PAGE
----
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by Hannes Thum '03, Upper School Science

On the wall in my classroom, right above my desk, I have tacked up a photo of Drew Stoecklein's (my classmate of 2003) red Jeep Cherokee, with all of the off-road accessories, parked high up on top of the huge snowbank at the edge of the parking lot where it meets Trail Creek. I remember the morning, when we were students, that he did that: It was a little bit dangerous, a little bit unsightly, but really funny. Now, I don't think that a student would get away with parking like that. But that's OK. Last fall, some of the tenth grade boys took it upon themselves to start a new tradition: "Tailgate Tuesdays." They fired up grills in the parking lot, played loud country music, and had a blast. I was overjoyed to be a "faculty sponsor" (official, or unofficial, I would have been there anyhow) for this event. I stood there with a hot dog in my hand, watching young Cutthroats follow up on their own, unique ideas, not ten feet from where Drew used to enact his own version of parking lot antics. These days, students don't park like that anymore, but we didn't used to tailgate on Tuesdays. Things are different, but still the same. It's all OK.

A couple of weeks ago, during spirit week, I wore one of the t-shirts that our soccer team received from Bob Brock and Richard Whitelaw when we had one of the best seasons in Cutthroat Soccer history, but lost a heartbreaking game at the state tournament and ended up missing out on the Championships. The t-shirt has some questionable language printed on it; something along the lines of "18-1 and All We Got Was This [expletive] T-Shirt." One of my colleagues remarked that such a t-shirt probably wouldn't be printed at school anymore. He's probably right. But, that's OK. This year, the passion with which our boys' soccer team played through the season and at State Championships (they also only lost one game at the tournament) was truly moving. I was emotional on the sidelines many times up at the beautiful Sagewillow fields this fall. The t-shirts may be different, but the way the Cutthroats play on the field isn't.

I'm writing this in the Biology classroom in the newest iteration of the Science Building. Many of Harry Weekes's books and notes are still in the room, and his spirit still lives here in the form of his students' projects that are still propped up along the countertops. This fall, a student has been working on an Independent Study project in Botany in my classroom. The sprawl of grow lights, humming water pumps, and bags of seeds and soil, at times, reminds me of the living jungle that Harry once had dominating one end of his classroom. There are currently three fish tanks in the classroom, in various states of life and death, that add to the clutter. An impressive array of ungulate body parts, including a deer heart in a glass jar on a shelf (complements of one of my advisees, who spends much of his fall hunting), add to the scene, and the aroma. The room, according to some of my students, smells like "biology". I remember, when I was a student, the indoor tortoise pond that Harry had created and the unique smell that always seemed to permeate the room. I'd like to think that that smell of biology is a good indication of a good biology classroom - it was then and it is now. The turtles have been replaced with plants and skeletons and (when we can keep the tanks in order) fish. Different, but OK.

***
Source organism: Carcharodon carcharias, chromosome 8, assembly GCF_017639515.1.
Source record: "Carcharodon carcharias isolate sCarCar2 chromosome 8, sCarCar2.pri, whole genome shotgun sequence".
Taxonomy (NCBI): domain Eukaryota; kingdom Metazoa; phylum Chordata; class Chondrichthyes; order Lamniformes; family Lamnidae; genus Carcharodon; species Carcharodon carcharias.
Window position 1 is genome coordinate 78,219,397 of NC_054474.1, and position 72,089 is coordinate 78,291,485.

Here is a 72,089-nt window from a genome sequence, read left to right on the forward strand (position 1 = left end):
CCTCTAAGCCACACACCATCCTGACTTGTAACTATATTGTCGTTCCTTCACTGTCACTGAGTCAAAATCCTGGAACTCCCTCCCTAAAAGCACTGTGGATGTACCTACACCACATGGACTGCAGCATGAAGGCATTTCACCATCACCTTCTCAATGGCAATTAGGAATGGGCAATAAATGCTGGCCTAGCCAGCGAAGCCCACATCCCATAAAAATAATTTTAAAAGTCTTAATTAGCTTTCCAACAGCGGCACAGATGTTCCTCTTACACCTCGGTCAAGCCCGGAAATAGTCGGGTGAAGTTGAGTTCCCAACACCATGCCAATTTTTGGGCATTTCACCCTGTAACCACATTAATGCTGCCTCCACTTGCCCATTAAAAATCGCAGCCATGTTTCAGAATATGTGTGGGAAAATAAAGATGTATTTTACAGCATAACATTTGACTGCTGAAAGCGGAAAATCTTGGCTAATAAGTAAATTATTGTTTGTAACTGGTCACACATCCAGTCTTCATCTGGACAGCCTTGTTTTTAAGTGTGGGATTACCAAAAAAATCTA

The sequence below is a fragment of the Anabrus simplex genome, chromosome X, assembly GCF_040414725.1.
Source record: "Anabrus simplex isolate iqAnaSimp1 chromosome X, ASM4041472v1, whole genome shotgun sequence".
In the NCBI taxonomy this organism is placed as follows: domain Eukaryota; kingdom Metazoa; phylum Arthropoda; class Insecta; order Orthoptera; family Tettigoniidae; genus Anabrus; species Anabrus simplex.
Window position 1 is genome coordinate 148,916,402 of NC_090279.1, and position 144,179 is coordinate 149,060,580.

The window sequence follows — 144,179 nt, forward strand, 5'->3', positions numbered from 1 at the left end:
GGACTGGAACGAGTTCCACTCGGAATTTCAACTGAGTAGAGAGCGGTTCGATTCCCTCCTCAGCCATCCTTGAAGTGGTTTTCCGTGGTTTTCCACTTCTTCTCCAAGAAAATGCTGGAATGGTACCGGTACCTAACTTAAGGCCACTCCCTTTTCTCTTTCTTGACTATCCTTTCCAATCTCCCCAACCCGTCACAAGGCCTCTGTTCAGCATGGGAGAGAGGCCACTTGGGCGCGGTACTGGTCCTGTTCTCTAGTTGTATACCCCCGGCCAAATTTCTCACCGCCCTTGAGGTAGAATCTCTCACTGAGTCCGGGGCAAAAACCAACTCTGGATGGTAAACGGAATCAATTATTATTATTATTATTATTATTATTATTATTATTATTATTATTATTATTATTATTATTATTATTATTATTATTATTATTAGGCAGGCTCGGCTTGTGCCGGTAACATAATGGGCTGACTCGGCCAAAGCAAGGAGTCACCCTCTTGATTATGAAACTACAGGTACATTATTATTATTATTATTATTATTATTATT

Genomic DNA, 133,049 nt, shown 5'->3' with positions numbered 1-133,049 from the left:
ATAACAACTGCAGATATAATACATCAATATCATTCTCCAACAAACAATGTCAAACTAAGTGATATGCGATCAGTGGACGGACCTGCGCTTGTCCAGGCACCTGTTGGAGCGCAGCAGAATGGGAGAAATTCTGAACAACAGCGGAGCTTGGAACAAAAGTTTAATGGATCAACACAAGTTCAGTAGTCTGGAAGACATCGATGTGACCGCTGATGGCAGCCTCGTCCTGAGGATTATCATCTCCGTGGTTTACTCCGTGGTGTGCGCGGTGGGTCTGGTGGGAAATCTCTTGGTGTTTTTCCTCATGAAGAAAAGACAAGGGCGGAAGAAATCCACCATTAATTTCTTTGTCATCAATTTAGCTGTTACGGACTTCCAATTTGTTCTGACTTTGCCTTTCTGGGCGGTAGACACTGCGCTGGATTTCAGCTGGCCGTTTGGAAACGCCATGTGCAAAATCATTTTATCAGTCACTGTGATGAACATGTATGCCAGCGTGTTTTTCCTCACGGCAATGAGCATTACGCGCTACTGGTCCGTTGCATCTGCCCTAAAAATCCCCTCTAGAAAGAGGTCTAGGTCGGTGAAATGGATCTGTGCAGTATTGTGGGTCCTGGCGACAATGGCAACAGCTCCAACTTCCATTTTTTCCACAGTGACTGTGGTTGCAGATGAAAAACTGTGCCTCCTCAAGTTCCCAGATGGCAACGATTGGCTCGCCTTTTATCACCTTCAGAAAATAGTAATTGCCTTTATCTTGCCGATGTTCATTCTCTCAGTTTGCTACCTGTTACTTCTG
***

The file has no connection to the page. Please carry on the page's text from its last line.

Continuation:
This morning, I got to share the last of a pot of coffee in the faculty lounge with Pilar, who was looking for a caffeine boost at the same time that I was. I clearly remember the narrow, steep steps up to her old Spanish classroom and the warmth with which she greeted all of her young Estudiantes. She still greets them that way, although her new language classroom is in a building more, shall we say, "up to code". Other teachers of mine are now my colleagues: Mike Wade, Phil Huss, and Paul Hartl are all still holding down the fort. I miss some of the other teachers that meant so much to me as a student, but it's OK. Different faces, but the same passion for education and authentic learning still exists here.

Much is exactly the same. Trail Creek still splashes and swirls past the windows of the library, giving plenty to look at when one is supposed to be studying. Students still gather in the Quad in all kinds of weather: to relax in the sunshine; to catch leaves blowing in the wind in October; to turn their heads back and catch snowflakes on their tongues in the winter's first snowstorm. The parking lot still feels like the coldest spot in town in the early November mornings before school. Engl Cup is still a colorful, roiling, circus on snow, as well as a great way to spend time with students and teachers from other grades. Students going into their junior year are still nervous, excited, and curious about how they will feel on the Solo trip in the spring. Teachers laugh and share stories with students at the beginning of each class. The halls are still crowded at lunch time with sprawling legs and the sound of friends chatting about whatever it is that teenagers chat about. Play practice is in full swing this week in preparation for the upcoming opening night, and all of the actors are in there each evening, alternating between practicing their lines on stage and working hard on their math homework in between acts. The Cutthroats keep swimming. Sometimes it feels different, but sometimes it doesn't. It's all good.